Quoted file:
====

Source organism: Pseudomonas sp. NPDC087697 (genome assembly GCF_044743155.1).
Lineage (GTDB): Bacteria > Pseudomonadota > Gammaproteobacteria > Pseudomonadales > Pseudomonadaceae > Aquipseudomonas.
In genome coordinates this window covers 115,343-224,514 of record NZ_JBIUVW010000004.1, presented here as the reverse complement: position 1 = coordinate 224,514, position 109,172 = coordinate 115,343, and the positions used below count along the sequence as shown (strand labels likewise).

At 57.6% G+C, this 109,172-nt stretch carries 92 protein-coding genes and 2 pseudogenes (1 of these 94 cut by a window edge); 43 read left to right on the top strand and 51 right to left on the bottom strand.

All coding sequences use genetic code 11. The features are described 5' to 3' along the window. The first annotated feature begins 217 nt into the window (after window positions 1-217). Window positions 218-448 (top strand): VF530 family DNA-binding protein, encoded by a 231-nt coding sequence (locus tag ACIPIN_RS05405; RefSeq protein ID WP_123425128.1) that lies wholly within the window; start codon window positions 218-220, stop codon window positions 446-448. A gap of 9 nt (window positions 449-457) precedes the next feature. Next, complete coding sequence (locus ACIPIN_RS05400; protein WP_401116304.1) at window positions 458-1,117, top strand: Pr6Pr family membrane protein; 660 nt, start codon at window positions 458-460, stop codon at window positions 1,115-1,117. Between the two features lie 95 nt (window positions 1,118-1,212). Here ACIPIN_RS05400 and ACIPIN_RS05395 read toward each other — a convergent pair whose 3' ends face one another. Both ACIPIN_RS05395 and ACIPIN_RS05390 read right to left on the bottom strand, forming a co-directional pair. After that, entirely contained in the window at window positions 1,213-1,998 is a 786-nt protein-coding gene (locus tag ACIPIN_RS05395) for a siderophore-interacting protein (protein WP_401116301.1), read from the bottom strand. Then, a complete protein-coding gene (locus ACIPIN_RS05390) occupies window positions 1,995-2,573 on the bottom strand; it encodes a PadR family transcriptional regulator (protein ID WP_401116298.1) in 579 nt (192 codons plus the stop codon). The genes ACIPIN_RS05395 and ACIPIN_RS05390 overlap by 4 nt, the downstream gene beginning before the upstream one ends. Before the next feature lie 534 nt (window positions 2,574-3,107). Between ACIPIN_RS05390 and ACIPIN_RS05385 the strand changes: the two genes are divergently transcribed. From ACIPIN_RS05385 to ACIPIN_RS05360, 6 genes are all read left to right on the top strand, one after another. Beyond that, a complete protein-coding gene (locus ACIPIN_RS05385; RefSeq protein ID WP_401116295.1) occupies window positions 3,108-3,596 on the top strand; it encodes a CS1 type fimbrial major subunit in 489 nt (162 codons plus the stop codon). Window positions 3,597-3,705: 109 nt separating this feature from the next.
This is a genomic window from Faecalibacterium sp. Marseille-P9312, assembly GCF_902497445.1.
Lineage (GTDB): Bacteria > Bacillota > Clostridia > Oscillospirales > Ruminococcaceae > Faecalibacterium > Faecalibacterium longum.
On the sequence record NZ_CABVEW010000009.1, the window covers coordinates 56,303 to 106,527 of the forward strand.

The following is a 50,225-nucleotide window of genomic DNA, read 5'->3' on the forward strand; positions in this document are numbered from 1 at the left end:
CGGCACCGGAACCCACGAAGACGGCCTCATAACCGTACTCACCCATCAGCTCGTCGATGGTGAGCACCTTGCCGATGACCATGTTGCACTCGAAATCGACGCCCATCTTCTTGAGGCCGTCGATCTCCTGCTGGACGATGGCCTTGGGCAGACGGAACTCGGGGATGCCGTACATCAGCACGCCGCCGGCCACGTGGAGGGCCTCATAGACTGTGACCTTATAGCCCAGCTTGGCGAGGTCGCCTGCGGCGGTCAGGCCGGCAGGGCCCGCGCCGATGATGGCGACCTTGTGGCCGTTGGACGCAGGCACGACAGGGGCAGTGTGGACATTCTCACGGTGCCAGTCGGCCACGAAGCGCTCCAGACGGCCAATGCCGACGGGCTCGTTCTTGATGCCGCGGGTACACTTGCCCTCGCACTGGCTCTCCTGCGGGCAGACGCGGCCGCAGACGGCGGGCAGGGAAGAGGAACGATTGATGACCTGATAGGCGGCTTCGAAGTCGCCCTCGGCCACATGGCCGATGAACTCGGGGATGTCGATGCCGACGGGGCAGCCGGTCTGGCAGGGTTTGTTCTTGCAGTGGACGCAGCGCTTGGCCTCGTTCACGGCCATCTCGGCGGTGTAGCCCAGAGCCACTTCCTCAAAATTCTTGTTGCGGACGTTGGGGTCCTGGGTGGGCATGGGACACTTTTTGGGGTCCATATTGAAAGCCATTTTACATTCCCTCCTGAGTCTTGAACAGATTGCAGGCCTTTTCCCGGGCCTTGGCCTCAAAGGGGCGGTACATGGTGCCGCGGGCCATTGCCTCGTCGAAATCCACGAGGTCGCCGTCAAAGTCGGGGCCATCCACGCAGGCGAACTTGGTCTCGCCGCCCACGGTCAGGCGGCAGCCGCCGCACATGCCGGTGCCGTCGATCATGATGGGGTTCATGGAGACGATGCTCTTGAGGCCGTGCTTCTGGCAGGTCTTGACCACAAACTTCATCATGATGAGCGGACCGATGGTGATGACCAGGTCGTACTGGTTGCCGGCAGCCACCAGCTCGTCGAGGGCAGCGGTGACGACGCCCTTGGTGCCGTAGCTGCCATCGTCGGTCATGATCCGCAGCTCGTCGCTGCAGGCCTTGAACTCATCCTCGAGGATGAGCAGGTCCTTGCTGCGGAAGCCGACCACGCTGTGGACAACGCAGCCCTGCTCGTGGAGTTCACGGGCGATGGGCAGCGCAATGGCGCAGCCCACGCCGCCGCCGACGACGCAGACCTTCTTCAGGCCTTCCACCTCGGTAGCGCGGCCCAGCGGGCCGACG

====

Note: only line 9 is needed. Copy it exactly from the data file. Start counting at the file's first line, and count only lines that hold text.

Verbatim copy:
The following is a 50,225-nucleotide window of genomic DNA, read 5'->3' on the forward strand; positions in this document are numbered from 1 at the left end: